Two-thirds of the 1711 Staphylococcus samples taken from horses that were submitted to a major American diagnostic laboratory over a 17-year period were resistant to at least one antimicrobial drug, researchers report.
Some showed resistance to up to 12 of the 16 antimicrobials assessed in the study, which the researchers described as quite concerning.
Antimicrobial resistance has become a global scientific and public health concern in both human and veterinary medicine. It limits traditional treatment options and increases costs.
Researchers from the University of Tennessee and University of Kentucky set out to investigate the burden and patterns of antimicrobial resistance among equine Staphylococcus samples submitted to the University of Kentucky Veterinary Diagnostic Laboratory from 1993 to 2009.
The testing of the 1711 samples, which came from 26 horse breeds, looked for evidence of resistance to 16 drugs. The most common breed was Thoroughbreds (74.3%) followed by Tennessee Walking Horses (5.6%). Overall, more samples were submitted from female horses (83.7%) than male horses (16.3%)
A total of 66.3% of the samples proved resistant to at least one antimicrobial, most of which were Staphylococcus aureus (77.1%), while a quarter were found to be multi-drug resistant.
The highest level of resistance was to penicillins (52.9%).
Among drug classes, samples had the highest rate of antimicrobial resistance to at least one type of β-lactams (49.2%), followed by aminoglycosides (30.2%).
Almost half of the multi-drug resistance samples in the study had resistance profiles that included penicillin, kanamycin, sulfonamides, and trimethoprim-sulfadiazine.
Agricola Odoi and her colleagues, writing in the journal BMC Veterinary Research, said they found significant associations between the odds of antimicrobial resistance and horse breed, species of organism and year.
Of the samples with known breed information, the highest proportion of resistant samples was from Thoroughbreds (70.5%) followed by Standardbreds (68.6%) and Arabians (68.4%), while the lowest proportion was seen in mixed breeds (40.0%).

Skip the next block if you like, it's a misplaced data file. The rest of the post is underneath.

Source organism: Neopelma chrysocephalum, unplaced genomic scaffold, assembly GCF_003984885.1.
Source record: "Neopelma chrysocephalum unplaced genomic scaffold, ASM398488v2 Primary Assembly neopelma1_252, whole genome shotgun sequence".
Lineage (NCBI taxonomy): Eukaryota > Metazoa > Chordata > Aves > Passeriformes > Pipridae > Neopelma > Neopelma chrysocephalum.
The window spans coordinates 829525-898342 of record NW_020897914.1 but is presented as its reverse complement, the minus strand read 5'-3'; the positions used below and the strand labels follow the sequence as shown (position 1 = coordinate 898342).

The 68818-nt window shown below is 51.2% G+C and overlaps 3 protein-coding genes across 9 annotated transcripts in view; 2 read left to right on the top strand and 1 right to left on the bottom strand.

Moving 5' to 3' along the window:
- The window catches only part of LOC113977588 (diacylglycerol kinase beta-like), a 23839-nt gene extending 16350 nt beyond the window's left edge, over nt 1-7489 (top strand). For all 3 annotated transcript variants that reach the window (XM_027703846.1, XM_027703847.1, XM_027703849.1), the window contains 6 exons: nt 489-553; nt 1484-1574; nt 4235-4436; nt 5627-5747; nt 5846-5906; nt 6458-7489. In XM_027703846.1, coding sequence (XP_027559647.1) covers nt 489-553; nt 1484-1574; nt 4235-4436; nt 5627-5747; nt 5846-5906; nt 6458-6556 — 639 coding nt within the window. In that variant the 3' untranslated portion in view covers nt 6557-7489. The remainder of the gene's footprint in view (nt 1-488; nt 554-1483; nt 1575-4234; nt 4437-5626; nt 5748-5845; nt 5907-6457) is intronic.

Standardbreds had the highest proportion of multi-drug resistant samples (37.1%), followed by Thoroughbreds (31.1%), and Quarter Horses (18.3%).
The lowest proportion of multi-drug resistance was in the Tennessee Walking Horse (3.4%).
Although females seemed to have a slightly higher level of antimicrobial resistance (68.1%) than males (64.0%), these differences were not statistically significant.
“However, the same does not apply to the levels of multi-drug resistance between the sexes,” they reported. “In fact, males had a markedly higher proportion of multi-drug resistance (32.9%) than females (25.4%).”
Similarly, significant associations were identified between odds of multi-drug resistance and breed and age.
Foals under a year old showed the highest levels of antimicrobial resistance (75.9%), followed by horses 2–4 years old (67.3%), and yearlings (1–2 years old) (65.6%). Horses aged 4 or older had the lowest levels of antimicrobial resistance (60.0%).
Foals again showed the highest levels of multi-drug resistance (37.6%) when compared with other age groups – the levels in horses aged 2–4 were found to be 28.9% and those aged 1–2 were 18.8%.
“While some isolates had resistance to up to 12 antimicrobials, antimicrobial resistance profiles featuring single antimicrobials such as penicillin were more common than those with multiple antimicrobials,” they reported.
Demographic factors were found to be significant predictors of antimicrobial resistance and multi-drug resistance.
“The fact that some isolates had resistance to up to 12 of the 16 antimicrobials assessed is quite concerning,” they said.
The researchers said the proportion of antimicrobial resistant samples seen in the study suggested that levels of antimicrobial resistance were high for both pathogenic and non-pathogenic Staphylococcus species.
To address the high levels of resistance seen, future studies will need to focus on antimicrobial prescription practices and education of both practitioners and animal owners on better use of antimicrobials to slow development of resistance, they said.
“Future studies will need to focus on improving our understanding of antimicrobial use in horses as this will allow for more informed antimicrobial stewardship programs.”
They said resistance surveillance in horses needed to include better record-keeping and lab submission information (such as pre-treatment history).
The study team comprised Odoi and Ronita Adams, both from the University of Tennessee; and Jackie Smith, Stephen Locke, Erica Phillips, Erdal Erol and Craig Carter, all from the University of Kentucky.
An epidemiologic study of antimicrobial resistance of Staphylococcus species isolated from equine samples submitted to a diagnostic laboratory
Ronita Adams, Jackie Smith, Stephen Locke, Erica Phillips, Erdal Erol, Craig Carter and Agricola Odoi.
BMC Veterinary Research 2018 14:42 https://doi.org/10.1186/s12917-018-1367-6